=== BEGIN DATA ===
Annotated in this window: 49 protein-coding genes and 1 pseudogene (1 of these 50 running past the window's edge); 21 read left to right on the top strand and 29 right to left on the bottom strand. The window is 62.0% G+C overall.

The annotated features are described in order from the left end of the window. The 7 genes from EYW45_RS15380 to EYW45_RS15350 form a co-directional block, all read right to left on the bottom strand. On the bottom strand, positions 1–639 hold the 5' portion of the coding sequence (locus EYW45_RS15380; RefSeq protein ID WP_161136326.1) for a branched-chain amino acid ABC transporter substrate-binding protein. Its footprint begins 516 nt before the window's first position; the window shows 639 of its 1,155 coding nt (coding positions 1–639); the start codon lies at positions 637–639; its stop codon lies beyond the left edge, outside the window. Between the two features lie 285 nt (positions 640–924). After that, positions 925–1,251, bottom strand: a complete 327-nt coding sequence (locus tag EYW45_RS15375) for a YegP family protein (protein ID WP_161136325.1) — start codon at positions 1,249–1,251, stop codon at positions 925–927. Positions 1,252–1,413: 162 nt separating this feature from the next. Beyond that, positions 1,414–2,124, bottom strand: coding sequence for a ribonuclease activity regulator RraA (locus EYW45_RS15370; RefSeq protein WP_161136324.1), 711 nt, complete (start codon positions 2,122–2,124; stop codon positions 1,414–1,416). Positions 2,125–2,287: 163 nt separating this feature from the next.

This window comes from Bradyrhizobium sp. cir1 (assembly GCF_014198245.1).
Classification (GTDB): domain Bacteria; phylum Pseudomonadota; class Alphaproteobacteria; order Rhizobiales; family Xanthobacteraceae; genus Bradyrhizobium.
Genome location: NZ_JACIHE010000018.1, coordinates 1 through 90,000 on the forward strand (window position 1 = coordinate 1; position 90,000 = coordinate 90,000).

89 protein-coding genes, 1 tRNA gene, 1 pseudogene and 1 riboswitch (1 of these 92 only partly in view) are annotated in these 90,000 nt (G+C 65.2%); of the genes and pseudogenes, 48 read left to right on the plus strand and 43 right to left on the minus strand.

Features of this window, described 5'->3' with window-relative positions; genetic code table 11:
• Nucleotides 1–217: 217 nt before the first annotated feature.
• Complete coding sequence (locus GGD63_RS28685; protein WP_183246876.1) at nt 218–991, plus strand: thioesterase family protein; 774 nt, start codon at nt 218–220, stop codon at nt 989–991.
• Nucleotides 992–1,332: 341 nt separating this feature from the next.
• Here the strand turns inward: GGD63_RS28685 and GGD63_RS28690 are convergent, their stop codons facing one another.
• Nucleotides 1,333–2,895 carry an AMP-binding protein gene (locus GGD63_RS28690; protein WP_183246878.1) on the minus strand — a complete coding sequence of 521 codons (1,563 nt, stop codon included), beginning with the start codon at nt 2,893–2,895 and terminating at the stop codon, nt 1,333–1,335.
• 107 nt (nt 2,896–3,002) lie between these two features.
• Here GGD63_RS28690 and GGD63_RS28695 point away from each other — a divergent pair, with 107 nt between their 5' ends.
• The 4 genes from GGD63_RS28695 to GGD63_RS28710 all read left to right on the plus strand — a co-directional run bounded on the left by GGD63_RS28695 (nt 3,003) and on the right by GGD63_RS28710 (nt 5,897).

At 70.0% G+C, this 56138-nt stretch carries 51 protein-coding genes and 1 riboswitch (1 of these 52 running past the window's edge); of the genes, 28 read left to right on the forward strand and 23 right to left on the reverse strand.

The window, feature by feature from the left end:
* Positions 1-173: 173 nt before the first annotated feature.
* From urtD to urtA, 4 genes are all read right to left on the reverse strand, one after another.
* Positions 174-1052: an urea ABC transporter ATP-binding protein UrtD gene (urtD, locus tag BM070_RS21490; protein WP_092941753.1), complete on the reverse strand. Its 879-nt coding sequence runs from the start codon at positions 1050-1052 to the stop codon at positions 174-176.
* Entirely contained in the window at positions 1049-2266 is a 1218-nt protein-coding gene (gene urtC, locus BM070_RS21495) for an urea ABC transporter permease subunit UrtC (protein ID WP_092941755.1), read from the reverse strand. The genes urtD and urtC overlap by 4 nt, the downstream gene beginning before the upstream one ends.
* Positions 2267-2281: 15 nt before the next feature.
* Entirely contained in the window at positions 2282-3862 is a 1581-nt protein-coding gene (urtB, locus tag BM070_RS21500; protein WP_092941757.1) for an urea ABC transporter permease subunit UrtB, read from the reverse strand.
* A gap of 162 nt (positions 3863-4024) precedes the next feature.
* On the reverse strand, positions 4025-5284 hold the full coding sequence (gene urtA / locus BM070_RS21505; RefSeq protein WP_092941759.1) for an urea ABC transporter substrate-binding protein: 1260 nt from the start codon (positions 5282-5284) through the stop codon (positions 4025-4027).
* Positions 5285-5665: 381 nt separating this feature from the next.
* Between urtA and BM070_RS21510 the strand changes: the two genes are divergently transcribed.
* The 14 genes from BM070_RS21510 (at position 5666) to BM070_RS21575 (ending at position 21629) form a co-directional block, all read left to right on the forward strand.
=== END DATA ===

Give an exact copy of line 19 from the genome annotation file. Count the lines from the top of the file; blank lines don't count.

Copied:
* From urtD to urtA, 4 genes are all read right to left on the reverse strand, one after another.